On His Mindset After Being Injured:
When I’m sitting on the deck inside the ring, when it happened and I pop it back in, I’m literally thinking to myself, ‘It’s very typical of you to put another obstacle in your way to keep you from where you want to be. Good job buddy!’ Honestly, I really believe things happen for a reason, in fate, in the universe working for us instead of against us and probably what happened that day was the universe saying, ‘You’re not ready for what you’re about to encounter.’ Maybe it happened to fast. My whole career, I started at the bottom and worked my way up slowly. Then all of a sudden, I’m cast into RAW and three weeks I’m at the top of the hill. I think it was the universe’s way of knocking me back down to the bottom of the hill and making me have that slow climb again. I think people around me were more upset for me than I was actually upset. To me, I was this 18 year old kid who had this dream of being a WWE Superstar and I had the Universal Title in my hands. I’d done that. I reached the top of the mountain and was like, ‘What else is there to do?’ I wouldn’t change it.
What His 9 Months Off Were Like:
We had to do a second surgery where they put stem cells in. The first month is pretty much a blur of going back and forth to Birmingham and getting everything fixed and getting a timeline of when I could get back and then I just dove head first into rehab. WWE was great. They let me relocate to Birmingham, so I did a lot of the rehab there. I did a week on and a week off. I didn’t like being home, so flying into Birmingham and doing a week’s worth of rehab down there kind of gave me that satisfaction of being on the road. I’d do a week out in Birmingham, a week at the Performance Center and the time flew. It sounds like a long time – 9 months – but it flew.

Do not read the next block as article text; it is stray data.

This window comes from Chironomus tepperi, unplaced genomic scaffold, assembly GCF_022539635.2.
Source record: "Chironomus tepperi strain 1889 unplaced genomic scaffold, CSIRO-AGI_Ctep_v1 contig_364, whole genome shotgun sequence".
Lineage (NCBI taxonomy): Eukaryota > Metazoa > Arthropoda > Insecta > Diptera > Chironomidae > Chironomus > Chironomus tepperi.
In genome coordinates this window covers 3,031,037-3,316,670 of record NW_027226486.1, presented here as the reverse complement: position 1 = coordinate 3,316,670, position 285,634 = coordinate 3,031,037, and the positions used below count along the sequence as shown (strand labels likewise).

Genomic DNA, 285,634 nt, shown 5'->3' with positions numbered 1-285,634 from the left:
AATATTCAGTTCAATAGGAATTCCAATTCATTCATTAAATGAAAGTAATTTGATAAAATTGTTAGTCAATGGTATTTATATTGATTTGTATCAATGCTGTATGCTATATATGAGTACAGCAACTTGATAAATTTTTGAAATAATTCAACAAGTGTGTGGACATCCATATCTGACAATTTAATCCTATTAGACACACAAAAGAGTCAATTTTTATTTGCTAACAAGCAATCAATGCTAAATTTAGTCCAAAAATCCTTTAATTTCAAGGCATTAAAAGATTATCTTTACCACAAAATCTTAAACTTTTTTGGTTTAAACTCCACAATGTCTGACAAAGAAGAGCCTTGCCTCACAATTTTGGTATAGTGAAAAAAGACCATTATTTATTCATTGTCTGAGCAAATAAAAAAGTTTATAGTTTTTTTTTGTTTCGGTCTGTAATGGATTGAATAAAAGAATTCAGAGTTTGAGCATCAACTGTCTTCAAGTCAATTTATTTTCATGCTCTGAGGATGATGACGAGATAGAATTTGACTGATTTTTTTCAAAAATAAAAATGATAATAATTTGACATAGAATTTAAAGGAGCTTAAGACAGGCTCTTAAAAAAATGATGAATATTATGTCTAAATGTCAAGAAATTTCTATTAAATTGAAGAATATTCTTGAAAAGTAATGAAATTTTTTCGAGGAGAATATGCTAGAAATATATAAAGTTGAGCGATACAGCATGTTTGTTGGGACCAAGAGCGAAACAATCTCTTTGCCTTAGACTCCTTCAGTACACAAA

On Wrestling Brock Lesnar At The Royal Rumble At Chase Field:
I don’t plan the future. I don’t think about things too much. I’m sure on the day I’ll be really into it and enjoy it, but a couple days ago someone said, ‘That’s a baseball stadium you guys are wrestling at.’ It hadn’t even crossed my mind until someone said that. I kind of like put it out of my mind again. I think it’s better to live in the moment and when you get there on the day see how you’re feeling, feel it, and try to create something on the day. The more you try and plan this stuff in advance and build up these expectations in your head, the more you’ll drive yourself insane and let yourself down with the results. I’m just gonna try and go with the flow on the day and I’m gonna do the best I can, but I’m gonna go out there and I’m gonna be living in the moment. Hopefully the people enjoy it. Hopefully I enjoy it and hopefully we knock it out of the park, no pun intended.
Finn Balor Reveals Extensive Nature Of Shoulder Injury & Surgery